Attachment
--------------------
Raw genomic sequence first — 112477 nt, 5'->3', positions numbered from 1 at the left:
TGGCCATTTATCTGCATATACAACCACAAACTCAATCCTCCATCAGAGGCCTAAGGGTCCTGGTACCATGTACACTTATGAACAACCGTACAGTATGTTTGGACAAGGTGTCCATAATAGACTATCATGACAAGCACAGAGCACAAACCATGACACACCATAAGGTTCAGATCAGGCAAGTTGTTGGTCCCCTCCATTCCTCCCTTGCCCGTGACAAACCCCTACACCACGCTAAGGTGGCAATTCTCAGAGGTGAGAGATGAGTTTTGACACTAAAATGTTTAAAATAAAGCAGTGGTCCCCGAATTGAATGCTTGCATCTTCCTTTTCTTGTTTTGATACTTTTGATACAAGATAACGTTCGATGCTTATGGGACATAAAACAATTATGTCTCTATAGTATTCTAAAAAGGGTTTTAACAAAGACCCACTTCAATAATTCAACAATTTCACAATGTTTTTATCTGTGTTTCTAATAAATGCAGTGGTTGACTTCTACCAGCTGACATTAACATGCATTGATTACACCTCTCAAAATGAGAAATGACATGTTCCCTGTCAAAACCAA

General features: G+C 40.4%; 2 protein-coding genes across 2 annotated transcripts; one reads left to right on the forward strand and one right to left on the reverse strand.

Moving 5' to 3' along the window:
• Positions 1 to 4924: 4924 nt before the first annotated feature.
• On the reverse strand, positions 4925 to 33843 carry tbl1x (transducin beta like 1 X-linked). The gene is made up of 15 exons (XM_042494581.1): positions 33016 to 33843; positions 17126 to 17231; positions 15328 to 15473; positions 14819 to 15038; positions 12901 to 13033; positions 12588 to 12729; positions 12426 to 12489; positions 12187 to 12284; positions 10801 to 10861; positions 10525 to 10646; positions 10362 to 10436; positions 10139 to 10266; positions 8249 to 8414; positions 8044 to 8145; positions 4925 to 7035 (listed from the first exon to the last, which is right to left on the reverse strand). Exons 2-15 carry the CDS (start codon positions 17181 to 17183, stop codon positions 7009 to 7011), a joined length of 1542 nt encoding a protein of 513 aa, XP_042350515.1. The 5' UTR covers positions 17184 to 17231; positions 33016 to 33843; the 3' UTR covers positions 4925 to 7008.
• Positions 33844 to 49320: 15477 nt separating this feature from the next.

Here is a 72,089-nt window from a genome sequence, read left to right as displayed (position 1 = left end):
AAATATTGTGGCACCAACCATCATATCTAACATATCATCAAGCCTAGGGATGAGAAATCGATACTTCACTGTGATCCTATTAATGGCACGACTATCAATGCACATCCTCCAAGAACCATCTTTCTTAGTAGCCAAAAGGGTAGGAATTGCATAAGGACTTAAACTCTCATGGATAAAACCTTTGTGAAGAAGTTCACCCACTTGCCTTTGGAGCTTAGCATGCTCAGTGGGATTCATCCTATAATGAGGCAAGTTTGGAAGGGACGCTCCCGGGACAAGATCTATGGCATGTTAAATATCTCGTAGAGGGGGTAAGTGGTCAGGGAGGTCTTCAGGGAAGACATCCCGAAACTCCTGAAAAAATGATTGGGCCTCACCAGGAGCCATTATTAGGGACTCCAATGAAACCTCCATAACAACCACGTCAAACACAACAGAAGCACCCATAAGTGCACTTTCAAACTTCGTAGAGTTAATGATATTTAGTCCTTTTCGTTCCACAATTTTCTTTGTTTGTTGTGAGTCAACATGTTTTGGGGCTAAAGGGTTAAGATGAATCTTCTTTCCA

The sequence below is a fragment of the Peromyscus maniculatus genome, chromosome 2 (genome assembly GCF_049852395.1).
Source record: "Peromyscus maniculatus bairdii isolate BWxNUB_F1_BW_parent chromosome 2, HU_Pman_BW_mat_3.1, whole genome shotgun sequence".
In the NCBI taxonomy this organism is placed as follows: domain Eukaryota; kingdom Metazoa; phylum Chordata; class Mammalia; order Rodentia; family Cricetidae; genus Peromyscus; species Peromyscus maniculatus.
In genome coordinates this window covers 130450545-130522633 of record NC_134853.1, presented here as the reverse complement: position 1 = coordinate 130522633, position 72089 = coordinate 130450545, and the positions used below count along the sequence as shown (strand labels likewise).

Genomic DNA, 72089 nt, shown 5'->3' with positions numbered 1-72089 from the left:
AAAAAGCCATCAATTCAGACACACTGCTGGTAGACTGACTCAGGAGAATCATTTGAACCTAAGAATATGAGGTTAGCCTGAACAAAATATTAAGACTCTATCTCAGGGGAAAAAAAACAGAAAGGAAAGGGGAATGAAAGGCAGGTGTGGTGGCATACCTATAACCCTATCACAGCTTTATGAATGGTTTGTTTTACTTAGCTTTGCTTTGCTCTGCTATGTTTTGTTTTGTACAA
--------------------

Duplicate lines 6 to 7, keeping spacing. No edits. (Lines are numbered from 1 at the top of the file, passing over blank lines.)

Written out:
• On the reverse strand, positions 4925 to 33843 carry tbl1x (transducin beta like 1 X-linked). The gene is made up of 15 exons (XM_042494581.1): positions 33016 to 33843; positions 17126 to 17231; positions 15328 to 15473; positions 14819 to 15038; positions 12901 to 13033; positions 12588 to 12729; positions 12426 to 12489; positions 12187 to 12284; positions 10801 to 10861; positions 10525 to 10646; positions 10362 to 10436; positions 10139 to 10266; positions 8249 to 8414; positions 8044 to 8145; positions 4925 to 7035 (listed from the first exon to the last, which is right to left on the reverse strand). Exons 2-15 carry the CDS (start codon positions 17181 to 17183, stop codon positions 7009 to 7011), a joined length of 1542 nt encoding a protein of 513 aa, XP_042350515.1. The 5' UTR covers positions 17184 to 17231; positions 33016 to 33843; the 3' UTR covers positions 4925 to 7008.
• Positions 33844 to 49320: 15477 nt separating this feature from the next.